html5 game size in browser

  • #1, by Simon_ASASunday, 30. July 2017, 15:41 3 years ago
    Hi! When I export to html5, how can I prevent a game to play in fullscreen inside the internet browser?
    Right now the game is scaled to fit the window, but I'd like it to keep its original resolution and have black borders around.
    Is it possible?

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  • #2, by Simon_ASAThursday, 03. August 2017, 16:40 3 years ago
    No?

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  • #3, by sebastianThursday, 03. August 2017, 17:21 3 years ago
    cant you edit the canvas size via css? 

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  • #4, by Simon_ASAWednesday, 09. August 2017, 18:52 3 years ago
    Thanks for trying to help Sebastian wink

    I tried to edit the main file, index.html
    I've changed the following lines:

    document.getElementById('canvas').width = window.innerWidth;

    document.getElementById('canvas').height = window.innerHeight;



    to

    document.getElementById('canvas').width = 1024;

    document.getElementById('canvas').height = 576;



    Now the game doesn't resize automatically anymore to fit the web browser, and it keeps the original game resolution (1024x576). So you could think I've solved it.
    However it brings some problems:
    - It often happens that the game freezes at runtime (after loading: black screen).
    - The game is not centered, it is at the top left corner of the screen.

    Finally I have noticed that the game is slower in html5 (in Firefox, I've not tried others). It's not a problem of slow connexion because I tried both online and local (offline) and the result is the same.

    But it's not very important. I'm already happy to be able to export to html5, it's great to have the choice!

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  • #5, by afrlmeWednesday, 09. August 2017, 19:04 3 years ago
    Firefox eats up your system resources. Check it out in task manager or the mac equivalent - I forget if you are working with windows or mac. Sorry - bloody memory. I checked task manager the other day & Firefox was using 400mb RAM & all I had open was VS forum. I was replying to someones post.

    I would recommend converting to webp for html5 as like playing an application on windows or mac, it should load & run much faster & smoother.

    I think html5 downloads temp files to the hdd before running the game? I'm not savvy on exactly how it works, but I vaguely recall when I tried Game Royale html5 version that someone linked on here, that it tried to download the files before it would play.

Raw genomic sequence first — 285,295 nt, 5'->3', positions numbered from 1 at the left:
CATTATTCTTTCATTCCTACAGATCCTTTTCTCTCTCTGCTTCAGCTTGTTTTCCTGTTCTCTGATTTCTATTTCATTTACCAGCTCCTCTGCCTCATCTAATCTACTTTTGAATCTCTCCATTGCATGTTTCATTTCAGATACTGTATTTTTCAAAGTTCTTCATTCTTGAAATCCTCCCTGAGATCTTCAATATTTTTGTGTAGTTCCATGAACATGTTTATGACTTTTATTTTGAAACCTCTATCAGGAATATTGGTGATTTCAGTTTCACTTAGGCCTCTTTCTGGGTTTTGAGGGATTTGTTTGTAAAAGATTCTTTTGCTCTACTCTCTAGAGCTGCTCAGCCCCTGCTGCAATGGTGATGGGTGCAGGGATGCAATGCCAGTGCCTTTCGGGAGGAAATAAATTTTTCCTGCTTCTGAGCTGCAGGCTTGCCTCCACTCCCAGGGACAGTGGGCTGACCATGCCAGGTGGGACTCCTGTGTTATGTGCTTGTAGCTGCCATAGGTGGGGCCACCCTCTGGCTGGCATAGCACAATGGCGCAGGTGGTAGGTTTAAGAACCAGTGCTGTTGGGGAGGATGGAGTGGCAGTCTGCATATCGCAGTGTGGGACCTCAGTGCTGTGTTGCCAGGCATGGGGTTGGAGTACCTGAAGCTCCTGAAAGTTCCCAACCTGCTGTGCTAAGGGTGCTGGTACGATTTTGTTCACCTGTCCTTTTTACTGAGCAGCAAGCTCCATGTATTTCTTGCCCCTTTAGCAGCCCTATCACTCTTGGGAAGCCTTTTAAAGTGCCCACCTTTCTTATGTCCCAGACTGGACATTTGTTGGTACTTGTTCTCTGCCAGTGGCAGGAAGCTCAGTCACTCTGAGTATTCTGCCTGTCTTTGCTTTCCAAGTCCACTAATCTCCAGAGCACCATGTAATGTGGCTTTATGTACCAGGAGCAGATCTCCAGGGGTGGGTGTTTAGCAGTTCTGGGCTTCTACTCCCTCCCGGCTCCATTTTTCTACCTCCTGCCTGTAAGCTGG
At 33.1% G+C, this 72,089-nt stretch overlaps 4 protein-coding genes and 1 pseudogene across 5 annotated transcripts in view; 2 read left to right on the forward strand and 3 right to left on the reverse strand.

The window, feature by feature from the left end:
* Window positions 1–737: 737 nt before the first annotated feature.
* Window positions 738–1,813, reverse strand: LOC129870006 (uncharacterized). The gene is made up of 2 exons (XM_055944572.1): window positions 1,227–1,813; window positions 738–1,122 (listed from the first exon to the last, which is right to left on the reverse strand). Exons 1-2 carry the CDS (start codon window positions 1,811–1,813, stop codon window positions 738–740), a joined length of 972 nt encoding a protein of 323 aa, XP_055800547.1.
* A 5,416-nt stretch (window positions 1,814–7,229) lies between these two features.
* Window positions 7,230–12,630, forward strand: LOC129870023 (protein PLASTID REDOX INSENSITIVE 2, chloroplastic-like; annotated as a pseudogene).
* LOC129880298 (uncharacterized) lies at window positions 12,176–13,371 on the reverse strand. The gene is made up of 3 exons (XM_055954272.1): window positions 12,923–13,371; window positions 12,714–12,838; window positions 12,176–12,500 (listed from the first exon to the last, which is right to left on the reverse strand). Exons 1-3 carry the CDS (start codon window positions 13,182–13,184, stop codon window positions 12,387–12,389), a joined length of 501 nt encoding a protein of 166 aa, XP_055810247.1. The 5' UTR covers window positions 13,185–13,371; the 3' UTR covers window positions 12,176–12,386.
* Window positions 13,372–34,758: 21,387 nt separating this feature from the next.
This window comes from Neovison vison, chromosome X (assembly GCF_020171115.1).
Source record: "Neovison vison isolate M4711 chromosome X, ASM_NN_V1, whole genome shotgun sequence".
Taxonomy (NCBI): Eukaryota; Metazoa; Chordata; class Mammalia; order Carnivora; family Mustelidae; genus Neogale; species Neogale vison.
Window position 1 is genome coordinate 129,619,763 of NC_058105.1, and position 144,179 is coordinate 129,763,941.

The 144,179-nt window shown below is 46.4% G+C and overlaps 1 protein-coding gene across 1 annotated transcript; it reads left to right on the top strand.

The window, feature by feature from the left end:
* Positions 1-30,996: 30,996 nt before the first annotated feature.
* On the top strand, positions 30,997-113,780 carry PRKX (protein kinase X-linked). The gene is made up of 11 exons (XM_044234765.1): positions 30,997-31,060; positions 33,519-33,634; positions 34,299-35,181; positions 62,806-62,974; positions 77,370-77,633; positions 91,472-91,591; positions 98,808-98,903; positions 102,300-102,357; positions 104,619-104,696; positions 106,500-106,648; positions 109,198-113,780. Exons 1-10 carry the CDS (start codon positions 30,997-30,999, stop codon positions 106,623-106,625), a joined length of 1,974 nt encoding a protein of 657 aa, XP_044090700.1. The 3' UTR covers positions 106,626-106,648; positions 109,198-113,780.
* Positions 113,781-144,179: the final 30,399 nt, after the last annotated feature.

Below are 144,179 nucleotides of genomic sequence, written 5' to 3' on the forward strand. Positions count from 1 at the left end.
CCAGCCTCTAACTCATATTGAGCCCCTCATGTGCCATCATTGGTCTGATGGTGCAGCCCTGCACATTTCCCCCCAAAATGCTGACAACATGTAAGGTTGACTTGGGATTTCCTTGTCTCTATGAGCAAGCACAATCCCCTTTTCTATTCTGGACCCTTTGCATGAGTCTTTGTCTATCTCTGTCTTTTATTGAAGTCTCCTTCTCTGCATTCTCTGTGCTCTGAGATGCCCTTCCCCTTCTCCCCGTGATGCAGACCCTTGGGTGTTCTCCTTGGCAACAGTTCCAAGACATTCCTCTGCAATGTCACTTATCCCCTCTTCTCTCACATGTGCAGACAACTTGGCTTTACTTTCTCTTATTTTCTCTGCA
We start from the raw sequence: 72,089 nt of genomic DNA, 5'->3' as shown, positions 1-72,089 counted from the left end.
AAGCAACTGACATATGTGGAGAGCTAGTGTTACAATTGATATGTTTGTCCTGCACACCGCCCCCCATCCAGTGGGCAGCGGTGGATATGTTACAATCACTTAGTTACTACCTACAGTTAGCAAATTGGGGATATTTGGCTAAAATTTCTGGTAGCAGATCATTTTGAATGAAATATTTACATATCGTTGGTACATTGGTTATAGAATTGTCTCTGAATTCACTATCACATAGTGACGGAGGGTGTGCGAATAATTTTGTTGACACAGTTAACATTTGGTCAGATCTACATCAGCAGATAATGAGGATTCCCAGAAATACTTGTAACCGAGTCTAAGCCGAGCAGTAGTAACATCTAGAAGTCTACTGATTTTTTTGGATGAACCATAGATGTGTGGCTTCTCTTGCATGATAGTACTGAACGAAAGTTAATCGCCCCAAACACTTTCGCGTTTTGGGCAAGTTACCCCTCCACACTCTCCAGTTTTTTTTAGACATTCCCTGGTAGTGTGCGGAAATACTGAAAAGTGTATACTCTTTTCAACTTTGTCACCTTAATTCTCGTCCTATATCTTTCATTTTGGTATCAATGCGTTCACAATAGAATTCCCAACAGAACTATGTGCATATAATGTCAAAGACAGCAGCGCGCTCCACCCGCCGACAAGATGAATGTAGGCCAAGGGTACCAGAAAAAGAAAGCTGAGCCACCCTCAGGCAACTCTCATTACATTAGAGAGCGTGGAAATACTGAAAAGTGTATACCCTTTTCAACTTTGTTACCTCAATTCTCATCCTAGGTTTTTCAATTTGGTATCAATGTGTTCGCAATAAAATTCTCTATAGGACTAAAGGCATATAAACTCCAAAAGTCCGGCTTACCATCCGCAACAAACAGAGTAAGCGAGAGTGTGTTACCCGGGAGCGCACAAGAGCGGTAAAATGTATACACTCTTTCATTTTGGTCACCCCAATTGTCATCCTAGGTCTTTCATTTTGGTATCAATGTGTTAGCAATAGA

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  • #6, by sebastianWednesday, 09. August 2017, 21:28 3 years ago
    you could wrap that canvas inside a < div > tag which has :

    position: auto;
    top:50%;
    left:50%;
    margin-top: -288px;
    margin-left: -512px;
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  • #7, by Simon_ASAThursday, 10. August 2017, 11:44 3 years ago
    @AFRLme
    You're right, Firefox uses 337MB right now. That's a lot, indeed.
    I'm already using webp format, but there could be some png left here and there, i'll check.
    Regarding the download of temp files, I didn't think of it, and it's a good way to look for! I will try to optimize even more the files compression.

    @sebastian
    Thanks it's really kind of you. I'll give it a try!

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  • #8, by NigecFriday, 11. August 2017, 15:56 3 years ago
    I noticed care need to be taken loading scenes, stuff seems to be loading a lot slower, so the next scene loading can be quite ugly
    I fade in and out is probably a good idea and have animation and sound pre loaded

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  • #9, by afrlmeFriday, 11. August 2017, 16:01 3 years ago
    I noticed care need to be taken loading scenes, stuff seems to be loading a lot slower, so the next scene loading can be quite ugly
    I fade in and out is probably a good idea and have animation and sound pre loaded

    Or if you are creating specifically for html5 only keep that in mind & try to optimize as much as possible for it. Lower resolutions. Less animation frames. Less openGL shader effects. Webp format for images & animations, etc.

    Browser based games should be fairly small in general.

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